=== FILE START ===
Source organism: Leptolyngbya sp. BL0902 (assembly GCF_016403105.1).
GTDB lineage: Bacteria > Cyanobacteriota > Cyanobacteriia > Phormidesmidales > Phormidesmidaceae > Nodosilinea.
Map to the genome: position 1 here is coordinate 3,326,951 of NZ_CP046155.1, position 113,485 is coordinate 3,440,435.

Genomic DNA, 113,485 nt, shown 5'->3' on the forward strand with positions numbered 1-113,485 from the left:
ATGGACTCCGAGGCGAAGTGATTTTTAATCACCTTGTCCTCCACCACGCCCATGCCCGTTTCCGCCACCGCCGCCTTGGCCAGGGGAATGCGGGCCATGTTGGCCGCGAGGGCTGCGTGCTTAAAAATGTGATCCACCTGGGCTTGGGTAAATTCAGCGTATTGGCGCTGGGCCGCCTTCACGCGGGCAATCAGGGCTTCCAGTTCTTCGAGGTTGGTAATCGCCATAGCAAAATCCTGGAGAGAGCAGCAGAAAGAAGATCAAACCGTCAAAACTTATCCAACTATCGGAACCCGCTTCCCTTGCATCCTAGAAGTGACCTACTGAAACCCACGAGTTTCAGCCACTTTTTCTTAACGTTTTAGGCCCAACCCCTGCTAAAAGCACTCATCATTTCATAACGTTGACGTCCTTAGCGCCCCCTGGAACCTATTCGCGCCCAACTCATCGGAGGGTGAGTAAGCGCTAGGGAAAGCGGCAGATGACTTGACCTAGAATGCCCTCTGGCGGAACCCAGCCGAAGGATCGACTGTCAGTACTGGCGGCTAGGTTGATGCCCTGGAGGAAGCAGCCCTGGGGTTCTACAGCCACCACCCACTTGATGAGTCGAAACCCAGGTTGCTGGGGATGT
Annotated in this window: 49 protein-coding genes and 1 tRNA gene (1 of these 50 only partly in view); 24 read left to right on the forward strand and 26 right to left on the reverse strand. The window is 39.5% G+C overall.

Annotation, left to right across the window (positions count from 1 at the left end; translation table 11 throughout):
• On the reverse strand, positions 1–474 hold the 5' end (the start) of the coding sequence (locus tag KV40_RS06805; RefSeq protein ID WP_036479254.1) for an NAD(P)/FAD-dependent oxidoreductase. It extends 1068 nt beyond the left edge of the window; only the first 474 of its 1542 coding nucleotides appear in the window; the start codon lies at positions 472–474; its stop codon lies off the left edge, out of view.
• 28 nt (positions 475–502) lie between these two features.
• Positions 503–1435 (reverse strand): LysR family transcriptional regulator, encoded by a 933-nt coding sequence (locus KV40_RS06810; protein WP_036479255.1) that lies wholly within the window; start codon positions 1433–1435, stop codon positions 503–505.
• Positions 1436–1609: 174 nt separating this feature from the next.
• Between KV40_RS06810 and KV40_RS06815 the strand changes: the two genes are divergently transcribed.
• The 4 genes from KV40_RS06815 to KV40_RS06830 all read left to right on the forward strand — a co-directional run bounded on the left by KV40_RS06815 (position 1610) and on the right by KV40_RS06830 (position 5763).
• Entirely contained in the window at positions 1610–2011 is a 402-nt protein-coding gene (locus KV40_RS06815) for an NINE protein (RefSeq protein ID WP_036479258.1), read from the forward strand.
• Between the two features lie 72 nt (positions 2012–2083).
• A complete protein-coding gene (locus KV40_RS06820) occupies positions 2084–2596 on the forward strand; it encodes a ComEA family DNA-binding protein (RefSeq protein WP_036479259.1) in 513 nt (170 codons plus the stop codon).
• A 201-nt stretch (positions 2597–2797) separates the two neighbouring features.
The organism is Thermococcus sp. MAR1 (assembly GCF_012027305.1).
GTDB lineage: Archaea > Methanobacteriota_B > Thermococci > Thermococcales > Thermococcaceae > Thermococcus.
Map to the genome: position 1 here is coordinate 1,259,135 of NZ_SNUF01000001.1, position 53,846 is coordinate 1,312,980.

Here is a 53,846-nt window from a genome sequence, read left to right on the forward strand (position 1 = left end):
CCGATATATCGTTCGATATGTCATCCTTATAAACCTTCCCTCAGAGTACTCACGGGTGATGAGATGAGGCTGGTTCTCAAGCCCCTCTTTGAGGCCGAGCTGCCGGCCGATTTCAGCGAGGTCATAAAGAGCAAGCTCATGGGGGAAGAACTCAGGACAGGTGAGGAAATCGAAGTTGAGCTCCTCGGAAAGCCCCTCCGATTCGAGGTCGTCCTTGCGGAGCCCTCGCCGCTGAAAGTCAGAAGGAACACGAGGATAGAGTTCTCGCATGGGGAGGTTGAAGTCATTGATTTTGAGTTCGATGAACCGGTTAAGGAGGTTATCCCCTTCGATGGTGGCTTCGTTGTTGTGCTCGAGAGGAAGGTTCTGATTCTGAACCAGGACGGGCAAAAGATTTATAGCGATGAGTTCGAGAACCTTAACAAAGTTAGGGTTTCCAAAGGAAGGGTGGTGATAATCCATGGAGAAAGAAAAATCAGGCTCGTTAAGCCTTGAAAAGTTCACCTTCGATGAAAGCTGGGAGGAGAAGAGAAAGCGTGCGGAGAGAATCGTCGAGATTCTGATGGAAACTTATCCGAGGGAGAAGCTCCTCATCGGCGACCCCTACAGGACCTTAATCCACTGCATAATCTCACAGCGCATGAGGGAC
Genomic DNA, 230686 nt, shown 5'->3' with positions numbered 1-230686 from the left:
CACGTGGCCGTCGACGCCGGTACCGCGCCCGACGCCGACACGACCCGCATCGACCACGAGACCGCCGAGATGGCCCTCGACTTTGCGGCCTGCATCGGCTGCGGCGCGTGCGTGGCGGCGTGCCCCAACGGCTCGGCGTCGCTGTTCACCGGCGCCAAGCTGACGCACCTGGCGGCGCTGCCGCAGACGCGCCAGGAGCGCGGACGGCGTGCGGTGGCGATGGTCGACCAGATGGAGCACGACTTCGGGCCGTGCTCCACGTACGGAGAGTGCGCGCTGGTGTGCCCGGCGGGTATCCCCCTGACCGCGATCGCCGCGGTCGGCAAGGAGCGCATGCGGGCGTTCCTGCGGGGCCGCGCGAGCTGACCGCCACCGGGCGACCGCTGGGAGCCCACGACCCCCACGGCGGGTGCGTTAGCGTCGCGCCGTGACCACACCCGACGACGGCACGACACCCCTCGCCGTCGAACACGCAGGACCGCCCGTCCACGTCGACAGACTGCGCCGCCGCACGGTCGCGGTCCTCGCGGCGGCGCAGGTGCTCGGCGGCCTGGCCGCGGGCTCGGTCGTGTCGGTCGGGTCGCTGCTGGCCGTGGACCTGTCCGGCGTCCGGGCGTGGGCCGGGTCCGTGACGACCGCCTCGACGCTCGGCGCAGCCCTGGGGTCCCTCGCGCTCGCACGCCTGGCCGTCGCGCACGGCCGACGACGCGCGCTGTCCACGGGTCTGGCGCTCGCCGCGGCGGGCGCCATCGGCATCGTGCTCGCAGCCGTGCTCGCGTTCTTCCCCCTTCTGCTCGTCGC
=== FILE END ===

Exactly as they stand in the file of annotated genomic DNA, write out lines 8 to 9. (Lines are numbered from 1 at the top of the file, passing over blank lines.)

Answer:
• On the reverse strand, positions 1–474 hold the 5' end (the start) of the coding sequence (locus tag KV40_RS06805; RefSeq protein ID WP_036479254.1) for an NAD(P)/FAD-dependent oxidoreductase. It extends 1068 nt beyond the left edge of the window; only the first 474 of its 1542 coding nucleotides appear in the window; the start codon lies at positions 472–474; its stop codon lies off the left edge, out of view.
• 28 nt (positions 475–502) lie between these two features.